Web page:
Lessons from losing my job

3 insights from job loss to bouncing back

Steven Wakabayashi
5 min readMay 5, 2020


Image by Nikolos N

Times are tough, and it’s going to get much harder as economic conditions worsen in the coming months. Folks are losing jobs and reducing discretionary spending, leading to business impact and more jobs lost. Quite the not-so-positive feedback loop. Industries that rely on foot traffic have been devastated overnight, and many of my friends in the service industry and performing arts have been jobless for weeks. As of last week, 26 million Americans have become unemployed in the past five weeks.

Job security and I have had a rocky relationship. I’ve been let go from multiple jobs throughout my lifetime, all of which were due to circumstances outside of my control. While each one was difficult mentally and financially, these moments forced me to reevaluate my life and make changes that ultimately led me to where I am today.

Especially during these tumultuous times, here are a few insights I’ve learned along the way to cope and bounce back from job loss:

1. Getting fired or let go is not the end of the world.

The first job I was let go from was also my very first full-time opportunity. At the time, I was fresh out of college, working as a web developer in San Diego. After a year of freelancing around various companies, I landed at an advertising agency where I came to love the folks I worked with. Freelance turned to a full-time position but ended up getting chopped in a round of layoffs due to the agency’s poor business and financial decisions.

At the time, I was distraught. I had poured night and weekends into my work, and getting let go was the last thing I was expecting. A part of me was equally disappointed and embarrassed that this had happened to my first salaried position. My identity was deeply rooted in this company. Being let go felt as if I was getting kicked out of my own house.

Except, it couldn’t be further from the truth.

One of my colleagues had shared with me something that shifted my perspective: “we can still be friends without this company, you know.” This feeling of abandonment was fueled by an illusion that I would lose everything, including the deep friendships I had formed during my time at the agency.

In reality, everything you create will be with you forever — in the relationships you keep, memories you share, and the knowledge you retain. In departing from a company, you do not become lesser or lose yourself. It’s impossible to lose what you could not give away, to begin with.

2. Frugality and budgeting will help you survive.

Consumer spending runs a capitalist system. From the shows you watch on Netflix to the social media posts on Instagram, most advertisements are trying to get you to buy non-essential products. In tightening up finances, it will further extend the runway to survive and reach the next opportunity.

After my father passed away as a kid, my mom raised my sister and me as a single mother working as a hairdresser all her life. She always made sure that we had a roof over our heads and food in our bellies. I never saw her spend any money on herself, and she was extremely frugal, making every single dollar count. When I threw away anything that could have been still useful, including office supplies and clothes, she would often reuse them herself without complaints. Looking back, I am floored by how she did all of that without ever complaining to my sister or me.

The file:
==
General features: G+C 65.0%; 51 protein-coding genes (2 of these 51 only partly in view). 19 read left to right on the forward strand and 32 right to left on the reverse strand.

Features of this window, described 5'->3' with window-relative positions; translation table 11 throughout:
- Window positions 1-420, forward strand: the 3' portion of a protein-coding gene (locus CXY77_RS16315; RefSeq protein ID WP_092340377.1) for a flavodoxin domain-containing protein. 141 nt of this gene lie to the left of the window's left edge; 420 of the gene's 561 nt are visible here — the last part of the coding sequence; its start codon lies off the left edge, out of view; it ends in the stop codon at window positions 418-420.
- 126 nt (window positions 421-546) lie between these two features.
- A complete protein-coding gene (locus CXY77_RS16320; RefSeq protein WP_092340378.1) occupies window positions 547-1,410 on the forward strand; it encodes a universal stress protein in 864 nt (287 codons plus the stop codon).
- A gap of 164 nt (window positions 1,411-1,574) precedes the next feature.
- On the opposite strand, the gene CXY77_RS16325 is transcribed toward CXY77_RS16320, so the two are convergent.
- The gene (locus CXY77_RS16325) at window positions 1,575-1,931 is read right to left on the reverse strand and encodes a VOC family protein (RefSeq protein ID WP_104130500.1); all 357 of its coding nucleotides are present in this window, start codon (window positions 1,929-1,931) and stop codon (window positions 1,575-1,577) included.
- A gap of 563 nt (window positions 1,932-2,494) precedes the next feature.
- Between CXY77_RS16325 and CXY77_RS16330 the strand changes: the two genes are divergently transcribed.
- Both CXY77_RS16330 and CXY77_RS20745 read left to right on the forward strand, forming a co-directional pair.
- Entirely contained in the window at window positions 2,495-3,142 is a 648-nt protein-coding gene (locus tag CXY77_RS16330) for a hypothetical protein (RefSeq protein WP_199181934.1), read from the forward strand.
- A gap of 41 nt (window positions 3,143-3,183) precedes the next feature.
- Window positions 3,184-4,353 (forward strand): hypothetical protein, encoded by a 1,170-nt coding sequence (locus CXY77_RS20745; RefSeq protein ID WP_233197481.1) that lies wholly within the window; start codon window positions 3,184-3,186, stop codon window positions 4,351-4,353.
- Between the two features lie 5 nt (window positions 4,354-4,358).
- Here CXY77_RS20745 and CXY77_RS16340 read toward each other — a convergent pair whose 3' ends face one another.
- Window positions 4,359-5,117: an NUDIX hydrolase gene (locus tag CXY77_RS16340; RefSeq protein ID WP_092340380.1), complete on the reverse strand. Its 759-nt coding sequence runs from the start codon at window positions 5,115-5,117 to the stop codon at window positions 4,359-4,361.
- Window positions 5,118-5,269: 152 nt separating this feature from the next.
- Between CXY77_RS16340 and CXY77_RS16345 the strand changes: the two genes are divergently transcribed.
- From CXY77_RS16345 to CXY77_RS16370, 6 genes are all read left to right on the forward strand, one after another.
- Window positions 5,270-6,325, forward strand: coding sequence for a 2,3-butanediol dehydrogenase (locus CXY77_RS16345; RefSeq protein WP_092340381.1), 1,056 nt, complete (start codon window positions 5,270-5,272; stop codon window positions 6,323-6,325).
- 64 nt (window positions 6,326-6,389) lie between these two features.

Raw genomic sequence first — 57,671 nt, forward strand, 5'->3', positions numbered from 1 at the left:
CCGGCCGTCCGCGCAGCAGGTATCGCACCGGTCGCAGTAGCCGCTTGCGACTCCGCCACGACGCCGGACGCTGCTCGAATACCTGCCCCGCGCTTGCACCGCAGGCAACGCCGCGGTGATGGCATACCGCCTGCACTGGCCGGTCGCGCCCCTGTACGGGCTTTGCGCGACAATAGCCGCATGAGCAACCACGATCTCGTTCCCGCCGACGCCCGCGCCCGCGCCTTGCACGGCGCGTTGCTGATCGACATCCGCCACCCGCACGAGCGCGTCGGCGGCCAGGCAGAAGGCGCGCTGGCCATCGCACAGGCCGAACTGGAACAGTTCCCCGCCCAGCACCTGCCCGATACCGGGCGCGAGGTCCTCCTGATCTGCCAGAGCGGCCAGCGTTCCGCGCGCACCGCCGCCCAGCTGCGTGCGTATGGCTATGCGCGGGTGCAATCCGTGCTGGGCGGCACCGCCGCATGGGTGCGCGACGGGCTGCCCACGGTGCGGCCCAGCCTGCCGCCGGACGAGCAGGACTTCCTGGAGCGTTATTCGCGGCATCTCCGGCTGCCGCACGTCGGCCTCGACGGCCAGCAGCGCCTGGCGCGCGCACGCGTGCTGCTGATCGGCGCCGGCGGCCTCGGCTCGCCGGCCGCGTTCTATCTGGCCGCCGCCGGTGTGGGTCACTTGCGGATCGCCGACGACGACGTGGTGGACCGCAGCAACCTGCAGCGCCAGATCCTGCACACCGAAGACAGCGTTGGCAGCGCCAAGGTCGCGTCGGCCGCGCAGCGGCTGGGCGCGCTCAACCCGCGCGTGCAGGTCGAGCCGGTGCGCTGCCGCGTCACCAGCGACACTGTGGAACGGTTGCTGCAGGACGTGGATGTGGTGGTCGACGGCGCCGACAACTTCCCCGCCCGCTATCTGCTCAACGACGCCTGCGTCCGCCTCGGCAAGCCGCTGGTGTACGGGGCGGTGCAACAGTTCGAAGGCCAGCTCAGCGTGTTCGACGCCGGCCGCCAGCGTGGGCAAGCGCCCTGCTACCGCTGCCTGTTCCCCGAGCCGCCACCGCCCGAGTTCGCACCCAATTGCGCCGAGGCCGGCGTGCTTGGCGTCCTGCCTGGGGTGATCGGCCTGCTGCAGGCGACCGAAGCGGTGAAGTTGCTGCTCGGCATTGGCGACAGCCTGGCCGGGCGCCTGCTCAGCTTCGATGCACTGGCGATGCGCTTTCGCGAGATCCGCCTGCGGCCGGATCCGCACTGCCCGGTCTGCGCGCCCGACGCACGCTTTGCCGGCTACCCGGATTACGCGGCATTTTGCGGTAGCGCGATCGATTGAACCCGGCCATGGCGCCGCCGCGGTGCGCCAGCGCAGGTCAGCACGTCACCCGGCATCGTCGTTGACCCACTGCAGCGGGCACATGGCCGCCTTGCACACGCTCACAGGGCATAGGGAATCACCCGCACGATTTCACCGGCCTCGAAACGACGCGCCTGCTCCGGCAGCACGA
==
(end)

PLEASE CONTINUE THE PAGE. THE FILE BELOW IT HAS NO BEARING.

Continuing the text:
Since I started working, my mother inspired me to be smart with my money. I became interested in personal finance early on with help from Reddit (r/personalfinance). Budgeting and being frugal was key in bridging unemployment and covering living expenses for the coming months.

In buttoning up your finances, ask yourself:

  • How am I tracking my spending? (I love Mint and YNAB)
  • What are some reoccurring charges I can stop or consolidate? (Do you use the services you pay for?)
  • What are the fees I can reverse or avoid? (Always call your banks for forgiveness on the charges)
  • Is this spending a need or want? (Be truthful!)
  • How does this spending take away from my future goals? (It’s a balance)

In being honest and vigilant with our finances, you can create a system to weather even the toughest of times. And perhaps, this system will fast-track abundance into your future.

3. Losing a job is an opportunity to believe in yourself.

In every opportunity that I’ve lost, I gained a newfound sense of belief in myself. Through the struggles, I’ve somehow made it through each time. After a few job transitions, I decided to do something big. I dropped everything, packed two bags for New York City, and slept on couches for months until I was able to find a job in the city. I applied for jobs every single day and interviewed relentlessly. It was one of the most challenging yet rewarding things I had done deliberately. In hindsight, I would not have done it without having been fired and let go of my past jobs.

In the loss, a door opens for something new. In being released, you are free to do anything that you have ever imagined before. You are more talented and powerful than you realize. Life is too short of having lived without having faith and taking risks for yourself.

I host a podcast called Yellow Glitter, mindfulness through the eyes and soul of a gay Asian. You can find it on Apple Podcast, Google Podcast, Spotify, iHeartRadio, Stitcher, Overcast, and TuneIn.

Along with a bit of weekly mindfulness, I send out my favorite things I discover each week on my email newsletter at Mindful Moments.

Thanks for reading! Until next time.

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Steven Wakabayashi

Creative unicorn with an avid curiosity of life. Regular dose of mindfulness, social commentaries, and creativity: mindfulmoments.substack.com